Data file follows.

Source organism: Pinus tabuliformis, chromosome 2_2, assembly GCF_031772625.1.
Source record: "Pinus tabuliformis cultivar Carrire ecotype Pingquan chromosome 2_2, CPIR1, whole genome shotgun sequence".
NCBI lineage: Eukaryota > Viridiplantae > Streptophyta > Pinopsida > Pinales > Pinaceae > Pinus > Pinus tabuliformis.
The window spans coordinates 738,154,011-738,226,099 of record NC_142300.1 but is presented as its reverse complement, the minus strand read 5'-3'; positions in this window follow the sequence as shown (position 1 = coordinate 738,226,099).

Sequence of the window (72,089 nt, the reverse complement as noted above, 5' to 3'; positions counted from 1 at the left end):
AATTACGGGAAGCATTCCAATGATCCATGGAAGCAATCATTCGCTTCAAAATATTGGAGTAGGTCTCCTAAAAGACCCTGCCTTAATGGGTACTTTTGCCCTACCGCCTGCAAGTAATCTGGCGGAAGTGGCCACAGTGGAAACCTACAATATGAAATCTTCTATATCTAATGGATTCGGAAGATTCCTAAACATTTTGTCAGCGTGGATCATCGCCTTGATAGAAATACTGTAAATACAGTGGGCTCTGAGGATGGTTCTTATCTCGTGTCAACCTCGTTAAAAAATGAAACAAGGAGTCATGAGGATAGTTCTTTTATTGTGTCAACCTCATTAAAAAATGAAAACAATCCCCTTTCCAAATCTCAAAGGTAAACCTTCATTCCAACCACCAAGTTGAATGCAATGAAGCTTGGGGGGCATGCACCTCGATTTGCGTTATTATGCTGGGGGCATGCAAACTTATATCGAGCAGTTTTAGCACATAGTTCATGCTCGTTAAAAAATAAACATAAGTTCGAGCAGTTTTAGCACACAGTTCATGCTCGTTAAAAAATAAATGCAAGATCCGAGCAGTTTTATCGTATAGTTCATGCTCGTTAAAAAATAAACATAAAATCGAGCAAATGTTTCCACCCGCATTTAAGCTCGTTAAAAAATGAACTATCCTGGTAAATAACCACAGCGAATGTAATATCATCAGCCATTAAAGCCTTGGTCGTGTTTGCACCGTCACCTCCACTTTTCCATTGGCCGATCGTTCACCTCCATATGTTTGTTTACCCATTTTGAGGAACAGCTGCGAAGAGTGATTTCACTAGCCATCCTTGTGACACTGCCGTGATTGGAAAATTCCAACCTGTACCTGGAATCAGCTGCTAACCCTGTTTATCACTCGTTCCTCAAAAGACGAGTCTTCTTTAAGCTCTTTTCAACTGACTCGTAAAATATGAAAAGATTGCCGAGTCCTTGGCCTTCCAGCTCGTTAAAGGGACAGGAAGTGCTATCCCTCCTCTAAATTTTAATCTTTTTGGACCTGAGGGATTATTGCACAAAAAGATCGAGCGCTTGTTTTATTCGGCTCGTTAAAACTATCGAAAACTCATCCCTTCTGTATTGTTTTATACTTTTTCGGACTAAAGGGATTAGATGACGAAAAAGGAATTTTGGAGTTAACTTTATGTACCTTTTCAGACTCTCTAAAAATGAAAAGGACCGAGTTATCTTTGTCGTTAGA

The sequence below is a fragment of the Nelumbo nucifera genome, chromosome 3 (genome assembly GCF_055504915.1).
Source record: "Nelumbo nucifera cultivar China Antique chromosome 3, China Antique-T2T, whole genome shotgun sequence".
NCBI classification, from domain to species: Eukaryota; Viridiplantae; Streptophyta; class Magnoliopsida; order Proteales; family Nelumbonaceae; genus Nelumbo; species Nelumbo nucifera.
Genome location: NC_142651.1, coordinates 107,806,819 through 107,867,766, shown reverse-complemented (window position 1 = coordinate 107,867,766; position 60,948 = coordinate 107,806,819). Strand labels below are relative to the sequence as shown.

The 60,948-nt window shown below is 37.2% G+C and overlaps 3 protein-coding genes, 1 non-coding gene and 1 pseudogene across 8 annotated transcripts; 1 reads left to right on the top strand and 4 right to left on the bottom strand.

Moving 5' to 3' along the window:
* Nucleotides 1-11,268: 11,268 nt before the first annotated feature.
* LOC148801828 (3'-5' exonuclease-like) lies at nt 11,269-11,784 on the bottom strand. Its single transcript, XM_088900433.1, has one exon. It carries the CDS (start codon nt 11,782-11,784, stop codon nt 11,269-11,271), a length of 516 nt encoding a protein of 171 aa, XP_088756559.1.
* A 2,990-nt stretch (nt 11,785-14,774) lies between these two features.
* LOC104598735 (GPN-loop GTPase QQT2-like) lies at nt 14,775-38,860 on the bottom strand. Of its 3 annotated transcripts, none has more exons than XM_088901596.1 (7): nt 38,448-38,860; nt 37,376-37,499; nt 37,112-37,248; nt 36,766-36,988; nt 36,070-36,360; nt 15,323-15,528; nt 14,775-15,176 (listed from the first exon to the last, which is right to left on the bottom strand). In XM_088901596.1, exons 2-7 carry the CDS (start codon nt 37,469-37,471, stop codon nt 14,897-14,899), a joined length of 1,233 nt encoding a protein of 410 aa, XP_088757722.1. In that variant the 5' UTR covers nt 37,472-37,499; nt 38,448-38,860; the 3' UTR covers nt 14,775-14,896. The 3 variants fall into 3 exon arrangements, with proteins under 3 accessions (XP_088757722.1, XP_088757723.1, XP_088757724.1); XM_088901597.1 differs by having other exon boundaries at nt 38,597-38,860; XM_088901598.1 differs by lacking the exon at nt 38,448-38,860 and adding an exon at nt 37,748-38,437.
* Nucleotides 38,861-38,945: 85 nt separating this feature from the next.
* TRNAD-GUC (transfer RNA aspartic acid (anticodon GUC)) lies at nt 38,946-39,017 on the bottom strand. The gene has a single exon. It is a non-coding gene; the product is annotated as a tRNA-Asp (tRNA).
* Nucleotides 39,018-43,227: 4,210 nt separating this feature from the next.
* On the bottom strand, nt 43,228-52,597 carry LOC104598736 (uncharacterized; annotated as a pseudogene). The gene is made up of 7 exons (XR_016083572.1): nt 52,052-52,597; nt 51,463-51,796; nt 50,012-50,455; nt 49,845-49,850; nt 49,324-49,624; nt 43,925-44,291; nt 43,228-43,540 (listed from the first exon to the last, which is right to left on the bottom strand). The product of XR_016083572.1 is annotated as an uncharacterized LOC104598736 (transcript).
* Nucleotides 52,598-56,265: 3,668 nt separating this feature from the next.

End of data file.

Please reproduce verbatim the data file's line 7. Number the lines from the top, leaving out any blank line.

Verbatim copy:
The sequence below is a fragment of the Nelumbo nucifera genome, chromosome 3 (genome assembly GCF_055504915.1).